HMRC is adopting an aggressive stance on collecting VAT fines despite losing 60% of the VAT penalty cases appealed by businesses, according to research carried out by Pinsent Masons say small business accountants Harris & Co who are chartered accountants based in Northampton
The law firm says its analysis shows that HMRC dealt with 30,345 appeals from businesses over VAT penalty notices issued during the 2011-12 tax year. HMRC’s penalties were cancelled in 18,317 of these cases (60%). In comparison, only 24% of penalties for other taxes were cancelled on appeal.
The National Audit Office (NAO) recently criticised HMRC over failure to collect unpaid VAT which it said was responsible for a third (£9.6bn) of the UK’s estimated tax gap of £32bn.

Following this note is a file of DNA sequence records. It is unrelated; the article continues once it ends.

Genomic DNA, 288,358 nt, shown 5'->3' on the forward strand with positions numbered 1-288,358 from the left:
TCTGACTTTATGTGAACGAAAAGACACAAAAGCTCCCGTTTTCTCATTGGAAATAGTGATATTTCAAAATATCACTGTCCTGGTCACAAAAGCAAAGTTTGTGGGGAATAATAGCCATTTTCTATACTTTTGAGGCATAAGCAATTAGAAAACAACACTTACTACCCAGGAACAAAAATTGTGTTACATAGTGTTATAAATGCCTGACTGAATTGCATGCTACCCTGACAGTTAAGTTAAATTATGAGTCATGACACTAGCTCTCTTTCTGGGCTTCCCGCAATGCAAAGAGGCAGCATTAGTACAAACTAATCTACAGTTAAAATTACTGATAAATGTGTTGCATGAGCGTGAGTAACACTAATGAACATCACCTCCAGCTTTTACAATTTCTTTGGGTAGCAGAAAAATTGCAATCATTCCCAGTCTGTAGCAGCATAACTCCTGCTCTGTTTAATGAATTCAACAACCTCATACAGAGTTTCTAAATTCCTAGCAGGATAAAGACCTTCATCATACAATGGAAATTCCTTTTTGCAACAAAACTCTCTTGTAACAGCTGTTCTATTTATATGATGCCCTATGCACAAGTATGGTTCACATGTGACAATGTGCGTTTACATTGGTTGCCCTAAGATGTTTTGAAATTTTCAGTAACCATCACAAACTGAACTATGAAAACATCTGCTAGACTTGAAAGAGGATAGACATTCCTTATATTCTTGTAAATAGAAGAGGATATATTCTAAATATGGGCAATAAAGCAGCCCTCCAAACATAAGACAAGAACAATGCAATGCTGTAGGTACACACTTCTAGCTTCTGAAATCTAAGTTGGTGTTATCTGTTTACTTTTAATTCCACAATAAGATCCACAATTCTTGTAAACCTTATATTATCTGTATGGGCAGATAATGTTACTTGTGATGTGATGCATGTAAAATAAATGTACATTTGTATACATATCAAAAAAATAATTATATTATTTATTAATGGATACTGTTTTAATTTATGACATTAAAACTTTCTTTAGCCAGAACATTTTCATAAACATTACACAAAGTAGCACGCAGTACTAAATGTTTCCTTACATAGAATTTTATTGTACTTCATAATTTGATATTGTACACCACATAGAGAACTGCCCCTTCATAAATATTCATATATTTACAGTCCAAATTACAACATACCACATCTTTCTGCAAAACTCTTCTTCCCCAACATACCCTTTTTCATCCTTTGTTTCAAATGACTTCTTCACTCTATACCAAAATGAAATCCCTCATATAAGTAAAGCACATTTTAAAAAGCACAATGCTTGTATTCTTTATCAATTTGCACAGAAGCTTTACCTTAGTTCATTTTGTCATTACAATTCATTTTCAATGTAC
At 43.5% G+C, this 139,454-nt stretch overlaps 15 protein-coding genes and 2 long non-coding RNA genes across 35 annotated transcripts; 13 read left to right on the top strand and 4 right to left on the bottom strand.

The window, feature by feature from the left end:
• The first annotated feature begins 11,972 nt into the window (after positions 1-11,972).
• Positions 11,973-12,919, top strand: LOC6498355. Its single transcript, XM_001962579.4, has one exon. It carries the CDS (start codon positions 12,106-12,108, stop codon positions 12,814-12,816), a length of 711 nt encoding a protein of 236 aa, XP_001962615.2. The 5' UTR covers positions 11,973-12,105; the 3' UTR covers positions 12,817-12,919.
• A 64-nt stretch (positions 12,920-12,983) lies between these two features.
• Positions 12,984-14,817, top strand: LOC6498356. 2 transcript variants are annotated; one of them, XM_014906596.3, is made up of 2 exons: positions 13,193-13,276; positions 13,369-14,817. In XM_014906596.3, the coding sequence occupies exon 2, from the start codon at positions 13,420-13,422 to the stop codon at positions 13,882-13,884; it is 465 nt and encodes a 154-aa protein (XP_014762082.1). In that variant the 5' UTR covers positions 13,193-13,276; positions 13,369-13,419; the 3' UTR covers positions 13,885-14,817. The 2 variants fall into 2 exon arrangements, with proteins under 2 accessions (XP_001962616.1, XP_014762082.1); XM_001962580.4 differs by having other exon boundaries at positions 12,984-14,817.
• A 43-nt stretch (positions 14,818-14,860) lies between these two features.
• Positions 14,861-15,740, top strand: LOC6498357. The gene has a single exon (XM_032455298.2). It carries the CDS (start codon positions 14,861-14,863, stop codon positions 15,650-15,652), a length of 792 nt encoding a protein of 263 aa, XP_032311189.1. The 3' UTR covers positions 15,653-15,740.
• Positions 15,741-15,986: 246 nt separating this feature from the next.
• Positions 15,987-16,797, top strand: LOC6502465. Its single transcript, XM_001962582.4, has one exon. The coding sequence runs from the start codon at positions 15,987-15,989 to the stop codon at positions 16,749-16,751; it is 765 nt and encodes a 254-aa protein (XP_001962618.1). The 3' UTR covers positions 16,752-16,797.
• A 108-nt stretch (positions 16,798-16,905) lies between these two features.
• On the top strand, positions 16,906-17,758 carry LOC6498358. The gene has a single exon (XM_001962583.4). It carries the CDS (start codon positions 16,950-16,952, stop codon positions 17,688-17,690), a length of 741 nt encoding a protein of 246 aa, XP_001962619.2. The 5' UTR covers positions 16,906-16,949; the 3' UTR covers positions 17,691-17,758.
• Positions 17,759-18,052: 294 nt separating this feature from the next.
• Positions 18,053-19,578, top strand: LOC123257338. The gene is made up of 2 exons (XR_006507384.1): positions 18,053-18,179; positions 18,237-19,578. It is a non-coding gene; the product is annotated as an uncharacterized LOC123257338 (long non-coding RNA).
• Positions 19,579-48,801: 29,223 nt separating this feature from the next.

Jason Collins, head of tax at Pinsent Masons, said:
‘The fact that HMRC loses 60% of the penalty cases that businesses appeal, shows that it may have become over-aggressive in hunting for cases of VAT evasion, and is making errors in issuing penalties. HMRC is also too quick to say a taxpayer has been negligent when it gets things wrong.’
In a statement, HMRC said only a ‘small proportion’ of decisions are challenged, with changes often down to new information provided by the taxpayer. Most of the penalty reviews involved late filing penalties, many of which are issued automatically, while the number of decisions cancelled on review was less than 4% of the total number of surcharges issued. HMRC said disputes are settled quickly ‘at minimal cost to the taxpayer.’